This September 11th, We Don't Have to Partake in Uncivil Discourse

On September 11, 2010, at the height of the Terry Jones "Burn the Quran" madness and the New York City Park 51 Islamic Center controversy, I received tens of calls and emails from complete strangers. Apparently they found me online and discovered my association as a member of the American Muslim community and activity in several Muslim organizations. As I talked with each of them or read emails, their message was that they "were sorry!" They "were not a part of this bigotry and ugly anti-Muslim vehemence". They said "This hatred and suspicion is not the America I believe in."

I was touched that complete strangers were reaching out to me in compassion although they were not a part of the Islamophobic rants almost everywhere in America. They, sometimes almost in pain, were trying to distance themselves from the vitriolic national discourse that had become the annual September 11th remembrance. What I recognized from this outpour of love was that Americans who didn't wish to be a part of the discourse felt they had few other options to express themselves. They felt helpless or were unaware of how to participate in another way.
Out of this realization, Project Remembrance Map 911 came to be. There needed to be a way to provide opportunities for people to do something positive and constructive for the 10th Remembrance of 9-11. In 2011, many people are looking to participate in events showing how they reach out to their neighbors, not to demonize them.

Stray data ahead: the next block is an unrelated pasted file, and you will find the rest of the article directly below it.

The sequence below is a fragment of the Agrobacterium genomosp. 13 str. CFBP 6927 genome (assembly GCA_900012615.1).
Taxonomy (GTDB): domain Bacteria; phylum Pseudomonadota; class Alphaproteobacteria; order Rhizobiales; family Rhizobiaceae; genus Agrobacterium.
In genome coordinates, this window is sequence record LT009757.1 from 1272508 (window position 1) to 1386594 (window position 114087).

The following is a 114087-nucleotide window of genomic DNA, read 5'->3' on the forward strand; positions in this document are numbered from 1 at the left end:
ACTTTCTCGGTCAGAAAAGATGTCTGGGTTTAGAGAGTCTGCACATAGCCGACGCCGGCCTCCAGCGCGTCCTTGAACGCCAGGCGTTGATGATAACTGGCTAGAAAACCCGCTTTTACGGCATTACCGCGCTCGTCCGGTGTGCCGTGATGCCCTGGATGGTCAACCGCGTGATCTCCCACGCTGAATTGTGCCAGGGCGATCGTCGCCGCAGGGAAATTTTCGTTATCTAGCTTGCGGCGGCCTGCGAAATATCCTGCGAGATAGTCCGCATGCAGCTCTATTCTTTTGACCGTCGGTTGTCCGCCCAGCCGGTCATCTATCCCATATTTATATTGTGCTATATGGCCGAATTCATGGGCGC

Project Remembrance Map 911 is an initiative to mark 2011 to honor America by reaching out in friendship to neighbors and friends; Muslims, Christians, Jews and people of all faiths, backgrounds and cultures. It is a map that displays and tracks efforts of faith, civic and social groups as well as individuals around the nation and the world. Anyone can post an event or virtual call to action. And anyone around the world can see it and join.

Project Remembrance Map 911 uses crisis mapping technology. These tools by Ushahidi were first used for crisis response after the Haiti earthquake. The technology was also instrumental in the Egyptian revolution and as well as now in Libya.

A crisis mapping tool? I guess it depends on your definition of a crisis. For some of us, bracing for the bitterness and anti-Muslim sentiment we dread will be at its peak for the 10th Remembrance of 9-11, the map is one way out of a crisis. There are thousands of efforts already planned to honor the 10th Remembrance, most of us just don't know about them. Now we will.

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